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  • DASH-Amerikan:Keeping Up with the Social Media Ecologies of the Kardashians
  • Jordan Buysse (bio), Alicia Caticha (bio), Alyssa Collins (bio), Justin Greenlee (bio), Sarah McEleney (bio), and Joseph Thompson (bio)

DASH-Amerikan: Keeping Up with the Social Media Ecologies of the Kardashians

In 2015 the season premiere of Keeping Up with the Kardashians (KUWTK) was the most viewed Sunday cable program, outperforming the series finale of the critically acclaimed television drama Mad Men. While Kim Kardashian and company have never received the adulation that Don Draper elicited, the family's sheer popularity and infamy demands further inspection by scholars who claim interest in the cultural productions that reflect and shape our historical moment. As consumers of reality television and digital human-ists alike, we ask: what does it really take to keep up with the Kardashians? In response, the six members of the 2016–17 Praxis Program, an interdisciplinary cohort of graduate students in the Scholars' Lab at the University of Virginia, used digital humanities tools and methodologies to survey the media ecologies surrounding the Kardashians and discuss their impact on twenty-first-century notions of race, ethnicity, class, gender, and sexuality. By simulating the appearance of the Kardashians' online fashion boutique, DASH-Amerikan pushes past established understandings of the family to unpack the sometimes-competing constructions of femininity, ethnicity, and cultural power found within their media ecologies.

The Kardashian family, whose public figures include Kim, Kourtney, Khloé, and Kris in addition to Caitlyn, Kendall, and Kylie Jenner, is most often maligned as famous for being famous. Dominant industry opinions echo that of Barbara Walters, who, in a 2011 interview with the family, stated flatly, "You don't have any, forgive me, talent."1 The Kardashian origin story is defined by Kim's celebrity sex tape made with then boyfriend and hip-hop artist Ray J, which was leaked in 2007. In its libidinal aftermath, Kim's influence was often [End Page 609] reduced to her curvaceous body type on display in photos like those from Paper magazine, which allegedly "broke the internet" in 2014. These images feature Kim's nude body, a bottle of champagne, and visual emphasis on her famously large posterior. Partly because of this kind of highly sexualized self-promotion, critics have viewed the Kardashians as either the harbingers of society's moral decay or, relatedly, a symptom of narcissism in modern society. Against such facile and dominant judgments, the DASH-Amerikan project examines the Kardashian family's impact on contemporary American culture. If we forget what we think we know about the Kardashians, what other themes are revealed? The project began in 2016 by running web-scraping scripts to amass public data from the family's Twitter feeds, closed captioning from eleven seasons of KUWTK, tabloid articles from Us Weekly, and metadata from the fanfiction site Wattpad.2 The Praxis cohort then used topic modeling to identify clusters within the data and compose a digital essay devoted to the emerging themes of motherhood, ancestry, and adoption.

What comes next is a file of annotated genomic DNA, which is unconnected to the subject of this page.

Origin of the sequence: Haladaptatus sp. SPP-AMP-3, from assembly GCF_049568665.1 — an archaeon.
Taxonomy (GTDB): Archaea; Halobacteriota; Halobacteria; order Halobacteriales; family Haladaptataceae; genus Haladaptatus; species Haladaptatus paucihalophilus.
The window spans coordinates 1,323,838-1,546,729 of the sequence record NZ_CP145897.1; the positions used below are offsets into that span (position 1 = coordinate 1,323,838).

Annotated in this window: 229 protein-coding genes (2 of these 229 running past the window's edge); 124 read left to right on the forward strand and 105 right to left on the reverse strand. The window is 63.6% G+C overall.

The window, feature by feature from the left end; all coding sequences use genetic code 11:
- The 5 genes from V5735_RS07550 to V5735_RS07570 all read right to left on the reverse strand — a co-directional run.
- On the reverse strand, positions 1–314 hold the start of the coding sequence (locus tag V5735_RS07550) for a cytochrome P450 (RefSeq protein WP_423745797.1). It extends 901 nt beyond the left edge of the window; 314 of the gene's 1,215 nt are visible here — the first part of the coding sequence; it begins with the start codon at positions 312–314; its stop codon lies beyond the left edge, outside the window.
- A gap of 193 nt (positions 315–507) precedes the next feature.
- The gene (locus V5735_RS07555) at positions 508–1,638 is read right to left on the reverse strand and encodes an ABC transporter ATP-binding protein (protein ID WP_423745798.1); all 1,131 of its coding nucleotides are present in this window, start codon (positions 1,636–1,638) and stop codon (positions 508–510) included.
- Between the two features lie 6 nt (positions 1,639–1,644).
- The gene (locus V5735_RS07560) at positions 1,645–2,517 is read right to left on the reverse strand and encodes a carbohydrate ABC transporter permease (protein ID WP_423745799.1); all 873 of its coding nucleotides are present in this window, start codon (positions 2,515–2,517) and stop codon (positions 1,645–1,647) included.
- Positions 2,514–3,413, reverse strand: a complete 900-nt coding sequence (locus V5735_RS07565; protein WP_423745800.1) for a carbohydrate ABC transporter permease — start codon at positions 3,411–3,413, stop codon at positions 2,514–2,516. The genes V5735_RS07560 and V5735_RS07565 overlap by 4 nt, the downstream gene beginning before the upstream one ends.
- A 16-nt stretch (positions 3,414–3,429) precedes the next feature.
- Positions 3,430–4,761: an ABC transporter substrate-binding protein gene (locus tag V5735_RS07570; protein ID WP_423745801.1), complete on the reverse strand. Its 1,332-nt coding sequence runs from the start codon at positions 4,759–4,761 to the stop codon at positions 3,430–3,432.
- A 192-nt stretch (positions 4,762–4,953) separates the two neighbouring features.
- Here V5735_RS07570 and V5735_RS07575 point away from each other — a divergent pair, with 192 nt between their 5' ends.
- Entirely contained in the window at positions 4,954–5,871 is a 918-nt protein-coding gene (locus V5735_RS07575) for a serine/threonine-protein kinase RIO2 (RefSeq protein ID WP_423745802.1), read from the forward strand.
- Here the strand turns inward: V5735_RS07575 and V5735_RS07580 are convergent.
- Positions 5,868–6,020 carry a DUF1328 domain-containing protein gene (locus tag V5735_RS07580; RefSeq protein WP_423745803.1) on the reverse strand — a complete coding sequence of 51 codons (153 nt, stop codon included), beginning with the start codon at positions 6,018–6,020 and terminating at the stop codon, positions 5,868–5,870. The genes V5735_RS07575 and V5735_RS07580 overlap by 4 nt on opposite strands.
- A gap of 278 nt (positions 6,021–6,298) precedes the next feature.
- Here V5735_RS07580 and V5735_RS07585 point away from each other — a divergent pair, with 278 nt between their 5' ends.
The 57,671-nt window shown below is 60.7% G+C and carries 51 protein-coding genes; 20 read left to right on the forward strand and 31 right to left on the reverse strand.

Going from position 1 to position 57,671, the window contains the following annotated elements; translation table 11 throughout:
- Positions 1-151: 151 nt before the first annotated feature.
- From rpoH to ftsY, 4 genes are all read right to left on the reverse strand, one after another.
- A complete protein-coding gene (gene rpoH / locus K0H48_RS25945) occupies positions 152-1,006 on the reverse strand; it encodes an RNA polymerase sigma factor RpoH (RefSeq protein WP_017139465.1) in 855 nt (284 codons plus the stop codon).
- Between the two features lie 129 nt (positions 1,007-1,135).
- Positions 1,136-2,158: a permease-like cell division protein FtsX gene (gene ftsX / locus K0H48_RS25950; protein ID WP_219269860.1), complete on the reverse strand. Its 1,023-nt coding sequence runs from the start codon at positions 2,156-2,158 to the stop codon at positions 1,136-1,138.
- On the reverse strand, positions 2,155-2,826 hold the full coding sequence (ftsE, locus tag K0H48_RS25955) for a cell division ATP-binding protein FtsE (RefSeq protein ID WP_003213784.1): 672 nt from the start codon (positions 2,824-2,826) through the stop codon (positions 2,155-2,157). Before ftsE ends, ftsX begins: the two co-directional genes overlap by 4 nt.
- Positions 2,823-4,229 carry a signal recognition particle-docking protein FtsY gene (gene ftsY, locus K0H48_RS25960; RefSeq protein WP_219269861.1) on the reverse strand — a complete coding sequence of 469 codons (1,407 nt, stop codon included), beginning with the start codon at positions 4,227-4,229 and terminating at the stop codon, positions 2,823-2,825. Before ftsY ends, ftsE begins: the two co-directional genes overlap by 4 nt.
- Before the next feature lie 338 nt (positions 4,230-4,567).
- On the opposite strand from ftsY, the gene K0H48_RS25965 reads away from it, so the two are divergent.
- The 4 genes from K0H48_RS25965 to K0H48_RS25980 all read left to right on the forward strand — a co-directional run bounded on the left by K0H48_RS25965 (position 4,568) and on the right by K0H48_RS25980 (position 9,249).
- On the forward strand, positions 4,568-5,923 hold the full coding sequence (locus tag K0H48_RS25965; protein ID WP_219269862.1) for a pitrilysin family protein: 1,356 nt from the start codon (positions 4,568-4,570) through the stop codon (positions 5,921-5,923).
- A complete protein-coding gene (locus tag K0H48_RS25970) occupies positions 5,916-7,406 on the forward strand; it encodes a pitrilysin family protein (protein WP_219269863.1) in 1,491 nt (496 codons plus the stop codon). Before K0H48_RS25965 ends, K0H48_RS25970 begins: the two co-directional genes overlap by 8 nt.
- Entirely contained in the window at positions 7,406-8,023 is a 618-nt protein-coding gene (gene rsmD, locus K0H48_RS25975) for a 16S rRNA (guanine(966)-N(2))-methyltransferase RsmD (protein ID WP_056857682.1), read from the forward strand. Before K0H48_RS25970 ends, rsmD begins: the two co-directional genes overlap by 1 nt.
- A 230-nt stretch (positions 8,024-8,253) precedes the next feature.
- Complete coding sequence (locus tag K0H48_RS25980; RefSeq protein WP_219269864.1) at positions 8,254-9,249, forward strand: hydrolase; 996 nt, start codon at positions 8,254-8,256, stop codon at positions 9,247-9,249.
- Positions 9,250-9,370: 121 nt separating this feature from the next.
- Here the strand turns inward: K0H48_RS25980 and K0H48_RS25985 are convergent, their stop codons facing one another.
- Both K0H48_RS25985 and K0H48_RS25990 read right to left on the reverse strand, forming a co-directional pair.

In sifting through the available evidence, we found that the social media ecology of the Kardashians does, in fact, foreground the desirability of female family members to spur financial gain. The content of the family's Twitter feeds, combined with the dialog from KUWTK and its surrounding tabloid coverage, share a performance of femininity that is uniquely aware of—and caters to—male heteronormative desires. Topic modeling clusters within the family's Twitter feeds confirmed this initial understanding of the platform as a promotional outlet for KUWTK. However, it also revealed a more empowered reading of the Kardashians regarding such themes as motherhood and women's biological selves, which the Kardashians addressed in surprisingly candid and realistic terms.

Within discussions of motherhood published on Twitter and aired on KUWTK, we found an emphasis on the path from marriage to pregnancy, with such discussions containing reflections on the female body's reproductive power as well as troubles with fertility and the difficulties of childbirth. Data from Us Weekly's tabloid coverage of the Kardashian women also featured a close surveillance of their physical form, specifically the monitoring of weight fluctuations and the recovery of prepregnancy...


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pp. 609-611
Launched on MUSE
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